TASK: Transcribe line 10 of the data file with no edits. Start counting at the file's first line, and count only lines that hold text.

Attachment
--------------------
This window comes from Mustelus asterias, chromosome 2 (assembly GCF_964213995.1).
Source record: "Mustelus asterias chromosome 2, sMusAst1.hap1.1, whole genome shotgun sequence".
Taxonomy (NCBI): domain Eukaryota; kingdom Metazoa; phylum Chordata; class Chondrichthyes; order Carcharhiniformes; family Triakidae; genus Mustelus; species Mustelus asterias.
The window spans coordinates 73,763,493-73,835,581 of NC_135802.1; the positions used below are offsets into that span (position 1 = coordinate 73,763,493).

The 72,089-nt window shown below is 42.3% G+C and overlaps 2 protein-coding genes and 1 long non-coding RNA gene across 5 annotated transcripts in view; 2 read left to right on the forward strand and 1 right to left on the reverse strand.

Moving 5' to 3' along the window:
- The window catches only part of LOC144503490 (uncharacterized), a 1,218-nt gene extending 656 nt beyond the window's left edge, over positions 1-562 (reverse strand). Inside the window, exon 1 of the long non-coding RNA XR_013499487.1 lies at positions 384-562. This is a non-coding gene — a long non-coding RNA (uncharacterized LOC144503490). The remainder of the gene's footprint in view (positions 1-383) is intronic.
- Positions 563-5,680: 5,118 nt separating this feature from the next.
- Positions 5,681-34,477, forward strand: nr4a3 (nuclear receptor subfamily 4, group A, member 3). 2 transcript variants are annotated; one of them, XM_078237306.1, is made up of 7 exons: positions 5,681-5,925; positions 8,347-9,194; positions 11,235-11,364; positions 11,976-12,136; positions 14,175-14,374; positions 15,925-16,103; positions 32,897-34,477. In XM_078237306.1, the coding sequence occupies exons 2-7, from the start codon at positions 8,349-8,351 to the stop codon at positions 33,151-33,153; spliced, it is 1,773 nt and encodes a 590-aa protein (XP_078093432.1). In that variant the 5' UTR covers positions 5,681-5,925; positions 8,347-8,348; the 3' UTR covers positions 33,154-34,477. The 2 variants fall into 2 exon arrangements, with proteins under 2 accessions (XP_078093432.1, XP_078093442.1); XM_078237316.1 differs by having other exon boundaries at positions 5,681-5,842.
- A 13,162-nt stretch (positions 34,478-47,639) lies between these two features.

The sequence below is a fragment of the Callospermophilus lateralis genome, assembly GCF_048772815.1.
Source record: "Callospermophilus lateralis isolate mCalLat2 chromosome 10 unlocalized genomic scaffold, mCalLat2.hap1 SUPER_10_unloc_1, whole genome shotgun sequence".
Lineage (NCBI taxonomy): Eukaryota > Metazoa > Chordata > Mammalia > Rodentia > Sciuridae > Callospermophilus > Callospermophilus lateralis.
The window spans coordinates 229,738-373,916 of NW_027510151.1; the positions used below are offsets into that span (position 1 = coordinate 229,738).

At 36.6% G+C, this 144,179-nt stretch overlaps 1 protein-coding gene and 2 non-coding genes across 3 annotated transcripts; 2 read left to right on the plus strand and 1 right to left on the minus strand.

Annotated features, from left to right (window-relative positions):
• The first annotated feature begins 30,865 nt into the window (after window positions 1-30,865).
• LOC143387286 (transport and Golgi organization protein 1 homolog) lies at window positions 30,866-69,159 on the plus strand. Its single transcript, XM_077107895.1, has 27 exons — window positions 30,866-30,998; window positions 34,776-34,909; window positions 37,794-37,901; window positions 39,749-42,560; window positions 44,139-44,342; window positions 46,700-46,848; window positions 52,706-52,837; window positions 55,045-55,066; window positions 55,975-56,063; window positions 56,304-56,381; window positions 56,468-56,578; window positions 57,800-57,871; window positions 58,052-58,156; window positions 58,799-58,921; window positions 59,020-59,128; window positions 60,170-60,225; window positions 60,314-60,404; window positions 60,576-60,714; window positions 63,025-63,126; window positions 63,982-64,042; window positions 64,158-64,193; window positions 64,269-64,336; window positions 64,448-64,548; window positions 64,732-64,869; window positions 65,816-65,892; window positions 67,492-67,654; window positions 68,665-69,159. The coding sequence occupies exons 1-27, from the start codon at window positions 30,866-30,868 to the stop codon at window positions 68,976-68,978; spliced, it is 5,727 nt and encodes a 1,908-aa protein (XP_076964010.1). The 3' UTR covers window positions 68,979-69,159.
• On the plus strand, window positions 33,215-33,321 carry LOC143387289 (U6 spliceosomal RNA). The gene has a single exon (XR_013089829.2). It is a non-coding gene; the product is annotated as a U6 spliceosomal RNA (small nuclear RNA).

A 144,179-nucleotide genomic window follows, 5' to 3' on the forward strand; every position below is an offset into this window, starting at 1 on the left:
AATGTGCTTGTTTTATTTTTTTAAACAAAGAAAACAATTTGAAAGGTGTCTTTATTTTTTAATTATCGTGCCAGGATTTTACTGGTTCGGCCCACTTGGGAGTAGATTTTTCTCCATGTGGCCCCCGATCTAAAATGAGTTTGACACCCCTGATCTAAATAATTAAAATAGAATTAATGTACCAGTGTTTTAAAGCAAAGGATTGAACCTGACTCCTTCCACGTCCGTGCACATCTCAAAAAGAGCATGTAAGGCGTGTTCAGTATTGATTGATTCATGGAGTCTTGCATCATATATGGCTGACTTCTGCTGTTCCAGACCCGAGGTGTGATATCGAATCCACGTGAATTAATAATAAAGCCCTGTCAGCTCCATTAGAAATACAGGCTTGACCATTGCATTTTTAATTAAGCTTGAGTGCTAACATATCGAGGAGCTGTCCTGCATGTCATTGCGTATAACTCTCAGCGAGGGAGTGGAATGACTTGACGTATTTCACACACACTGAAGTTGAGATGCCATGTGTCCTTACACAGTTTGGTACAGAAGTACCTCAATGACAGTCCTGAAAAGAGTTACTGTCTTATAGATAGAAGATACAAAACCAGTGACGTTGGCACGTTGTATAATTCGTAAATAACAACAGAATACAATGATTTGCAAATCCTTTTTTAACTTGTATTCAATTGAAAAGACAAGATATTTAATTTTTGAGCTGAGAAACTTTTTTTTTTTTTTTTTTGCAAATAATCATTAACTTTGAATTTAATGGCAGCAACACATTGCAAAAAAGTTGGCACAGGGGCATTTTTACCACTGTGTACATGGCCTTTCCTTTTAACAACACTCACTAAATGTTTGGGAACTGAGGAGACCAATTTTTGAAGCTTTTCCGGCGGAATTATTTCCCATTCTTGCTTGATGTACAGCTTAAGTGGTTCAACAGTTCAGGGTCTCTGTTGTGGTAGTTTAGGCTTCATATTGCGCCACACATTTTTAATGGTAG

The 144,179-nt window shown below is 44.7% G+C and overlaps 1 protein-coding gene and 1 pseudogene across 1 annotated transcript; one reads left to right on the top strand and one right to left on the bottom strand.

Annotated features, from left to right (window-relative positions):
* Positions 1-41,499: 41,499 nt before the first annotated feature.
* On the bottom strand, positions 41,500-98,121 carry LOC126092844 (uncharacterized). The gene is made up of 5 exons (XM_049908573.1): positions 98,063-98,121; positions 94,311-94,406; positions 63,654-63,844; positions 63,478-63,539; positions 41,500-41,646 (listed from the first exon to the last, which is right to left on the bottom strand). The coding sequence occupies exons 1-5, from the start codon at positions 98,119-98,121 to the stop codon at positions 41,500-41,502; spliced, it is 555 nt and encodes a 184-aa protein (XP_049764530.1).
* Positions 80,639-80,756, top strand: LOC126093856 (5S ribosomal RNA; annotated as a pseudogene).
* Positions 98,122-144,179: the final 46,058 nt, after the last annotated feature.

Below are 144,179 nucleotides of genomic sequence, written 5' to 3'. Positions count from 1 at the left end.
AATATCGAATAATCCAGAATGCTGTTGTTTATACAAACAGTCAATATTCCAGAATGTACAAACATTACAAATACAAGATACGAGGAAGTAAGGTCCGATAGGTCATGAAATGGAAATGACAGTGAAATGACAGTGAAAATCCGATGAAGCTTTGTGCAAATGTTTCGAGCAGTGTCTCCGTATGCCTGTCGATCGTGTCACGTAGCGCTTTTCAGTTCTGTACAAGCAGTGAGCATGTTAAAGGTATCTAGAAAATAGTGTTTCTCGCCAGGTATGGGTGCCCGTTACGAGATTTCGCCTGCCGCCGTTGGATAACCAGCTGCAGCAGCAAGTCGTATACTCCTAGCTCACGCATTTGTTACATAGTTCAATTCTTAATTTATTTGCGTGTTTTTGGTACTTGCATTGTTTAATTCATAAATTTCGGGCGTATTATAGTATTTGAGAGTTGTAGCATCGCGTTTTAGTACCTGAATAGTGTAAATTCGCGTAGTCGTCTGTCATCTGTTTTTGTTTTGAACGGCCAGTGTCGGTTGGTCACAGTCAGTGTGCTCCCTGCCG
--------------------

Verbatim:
- A 13,162-nt stretch (positions 34,478-47,639) lies between these two features.